Normandy coastline - Avis Car Hire Normandy
17 November 2014

Food Trip through Northern France

There are numerous reasons why France attracts many millions of annual visitors, and its food is unquestionably one of them. French cuisine is among the most celebrated in the world, and this French road trip – covering between 250 and 400 miles, depending on where you choose to start – focuses on high-quality regional produce. Leading through two of the most character-rich parts of the country, namely Normandy and Brittany, the drive features pastoral winter landscapes, charming towns and plenty of opportunity to indulge in local specialities. It’s a journey incorporating everything from Camembert cheese to Breton oysters – need we say more?

Banner Image Credit: bortescristian

  • Normandy

    Driving in France gives the freedom to explore the bounty of the countryside, and there are few food regions so full of gifts as Normandy. Celebrated for its strong cheeses, its tangy apples and its plentiful seafood – this is a land of big flavours and slow meals. Whether you’re beginning your French car-hire expedition in Rouen, Caen, Cherbourg or elsewhere, the region gives good cause to linger before you cross the border into proud, bilingual Brittany. The smooth road leading down to Rennes is part of the so-called Route des Estuaires (Route of the Estuaries).

    Image Credit: Parksy1964

    From 17/11/2014

    Seafood is just one of many food options you can expect to find in Normandy - Avis Car Hire
  • Rennes

    The stately city of Rennes has been a crossroads for travellers since Roman times. And while the Old Town skyline might be dominated by a 17th-century cathedral, it’s Brittany’s famous crêperies that prevail over its dining scene. If you’re after something more upmarket, a healthy sprinkling of Michelin-starred restaurants means that haute cuisine is easy to find too. Moving on from Rennes’ cobbled Christmas streets, the road stretches westwards to the wild seascapes of the Bay of Biscay. After passing the canal side town of Josselin, famed for its medieval chateau, you’ll reach the fishing port of Concarneau.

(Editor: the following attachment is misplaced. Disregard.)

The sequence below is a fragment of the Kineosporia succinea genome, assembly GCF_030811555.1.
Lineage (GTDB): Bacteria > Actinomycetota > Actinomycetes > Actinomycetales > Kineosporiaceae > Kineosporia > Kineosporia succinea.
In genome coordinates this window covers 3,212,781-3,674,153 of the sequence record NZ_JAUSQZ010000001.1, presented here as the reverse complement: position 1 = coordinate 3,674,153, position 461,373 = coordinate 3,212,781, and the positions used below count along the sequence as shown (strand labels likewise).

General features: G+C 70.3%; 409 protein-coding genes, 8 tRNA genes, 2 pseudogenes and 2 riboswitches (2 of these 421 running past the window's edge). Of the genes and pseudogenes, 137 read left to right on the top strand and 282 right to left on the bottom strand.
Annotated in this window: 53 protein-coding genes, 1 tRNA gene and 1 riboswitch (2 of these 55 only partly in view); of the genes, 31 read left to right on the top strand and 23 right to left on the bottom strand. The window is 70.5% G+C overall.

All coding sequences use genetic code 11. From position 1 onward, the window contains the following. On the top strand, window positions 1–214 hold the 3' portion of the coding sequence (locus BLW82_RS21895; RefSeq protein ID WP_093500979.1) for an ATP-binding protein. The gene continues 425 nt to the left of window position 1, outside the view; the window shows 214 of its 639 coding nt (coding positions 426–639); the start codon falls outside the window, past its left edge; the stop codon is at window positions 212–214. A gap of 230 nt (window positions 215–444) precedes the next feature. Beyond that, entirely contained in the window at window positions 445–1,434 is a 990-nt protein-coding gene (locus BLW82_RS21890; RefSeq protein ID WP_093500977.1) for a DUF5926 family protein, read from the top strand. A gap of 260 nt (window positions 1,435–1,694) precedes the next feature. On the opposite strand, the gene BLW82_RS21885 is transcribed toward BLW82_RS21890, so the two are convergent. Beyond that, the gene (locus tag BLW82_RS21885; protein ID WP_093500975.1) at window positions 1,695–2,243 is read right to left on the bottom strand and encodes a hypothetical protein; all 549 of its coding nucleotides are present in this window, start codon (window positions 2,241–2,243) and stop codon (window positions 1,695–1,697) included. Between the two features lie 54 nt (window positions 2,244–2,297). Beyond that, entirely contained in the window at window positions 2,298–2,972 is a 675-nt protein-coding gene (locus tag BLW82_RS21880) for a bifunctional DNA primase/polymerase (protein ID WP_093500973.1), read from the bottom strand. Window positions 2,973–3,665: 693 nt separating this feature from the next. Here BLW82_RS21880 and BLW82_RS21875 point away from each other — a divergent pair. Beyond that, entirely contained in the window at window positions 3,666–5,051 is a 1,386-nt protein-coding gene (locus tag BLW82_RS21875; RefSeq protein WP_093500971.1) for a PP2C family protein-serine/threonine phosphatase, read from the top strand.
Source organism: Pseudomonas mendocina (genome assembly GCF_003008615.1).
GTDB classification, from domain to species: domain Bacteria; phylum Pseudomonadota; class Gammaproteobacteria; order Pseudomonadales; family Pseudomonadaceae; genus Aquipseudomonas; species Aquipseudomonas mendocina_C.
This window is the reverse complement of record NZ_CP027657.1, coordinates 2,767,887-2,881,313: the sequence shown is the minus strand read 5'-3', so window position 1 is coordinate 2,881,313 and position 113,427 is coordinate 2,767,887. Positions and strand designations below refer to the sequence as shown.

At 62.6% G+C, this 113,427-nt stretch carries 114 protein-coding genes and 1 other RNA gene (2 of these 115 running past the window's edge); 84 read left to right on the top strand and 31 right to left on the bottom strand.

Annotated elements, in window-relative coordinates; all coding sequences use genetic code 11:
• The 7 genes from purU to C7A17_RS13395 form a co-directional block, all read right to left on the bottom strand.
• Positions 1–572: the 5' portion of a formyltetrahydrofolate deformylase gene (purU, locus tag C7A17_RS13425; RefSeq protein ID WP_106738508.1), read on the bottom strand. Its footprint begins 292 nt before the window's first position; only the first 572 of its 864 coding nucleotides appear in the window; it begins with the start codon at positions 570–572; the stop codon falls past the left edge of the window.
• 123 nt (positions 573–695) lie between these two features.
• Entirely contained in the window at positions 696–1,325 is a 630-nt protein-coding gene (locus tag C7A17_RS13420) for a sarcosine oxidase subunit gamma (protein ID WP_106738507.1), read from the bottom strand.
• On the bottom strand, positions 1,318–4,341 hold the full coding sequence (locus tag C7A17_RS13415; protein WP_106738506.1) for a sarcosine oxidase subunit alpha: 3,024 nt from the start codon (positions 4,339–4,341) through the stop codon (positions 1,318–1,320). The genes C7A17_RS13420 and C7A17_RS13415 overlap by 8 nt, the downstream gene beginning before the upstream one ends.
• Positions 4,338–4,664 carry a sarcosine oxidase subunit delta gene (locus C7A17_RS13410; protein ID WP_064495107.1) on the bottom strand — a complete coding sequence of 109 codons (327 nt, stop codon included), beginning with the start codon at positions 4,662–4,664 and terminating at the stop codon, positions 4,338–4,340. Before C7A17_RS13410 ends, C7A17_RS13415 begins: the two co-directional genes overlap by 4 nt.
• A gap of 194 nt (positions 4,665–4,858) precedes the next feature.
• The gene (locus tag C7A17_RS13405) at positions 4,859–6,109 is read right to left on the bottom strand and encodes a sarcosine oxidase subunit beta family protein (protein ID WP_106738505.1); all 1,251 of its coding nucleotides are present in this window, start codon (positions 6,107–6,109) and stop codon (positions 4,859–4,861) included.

Image Credit: Edhral

    From 17/11/2014

    A wonder through the medieval city of Rennes- Avis Car Hire
  • Concarneau

    Known as Konk-Kerne in the Breton tongue, the walled harbour town of Concarneau has its origins in the Middle Ages. Today it also stands as a superb place to sample Brittany’s traditional seafood. The Musée de la Pêche (Fishing Museum) makes for a diverting visit, and it’s a good way to work up an appetite for the region’s lobsters, mussels and scallops. Check blackboards for the catch of the day. Continuing further into the Finistère peninsula, an enjoyable 25-minute drive takes you to Quimper, an arty little cathedral town full of winding streets.

    Image Credit: alexbrn

    From 18/11/2014

    Local cuisine in Concarneau- Avis Car Hire
  • Quimper

    Adorned with Breton flags and other elements of the region’s Celtic roots, Quimper is a Brittany town through and through. It’s pretty too, with footbridges criss-crossing the two small rivers that flow through its centre. You’ll dine well – there are crêperies in abundance (serving savoury galettes as well as sweet crêpes), fresh food markets as well as restaurants specialising in nouvelle cuisine.

    Image Credit: Jose Felipe Ortega

    From 17/11/2014

    Quimper food market stalls- Avis Car Hire
  • Brest

    From Quimper it is a 45-minute journey north, which traces a route through the rocky winter expanse of Armorica Regional Natural Park and across the Iroise Bridge. The port town of Brest, which has WWII heritage, provides a lively and absorbing final stop with some great seafood eateries on the access to the Île d’Ouessant.

    Image Credit: lazzerello


    From 17/11/2014

    Drive across the Iroise Bridge - Avis Car Hire
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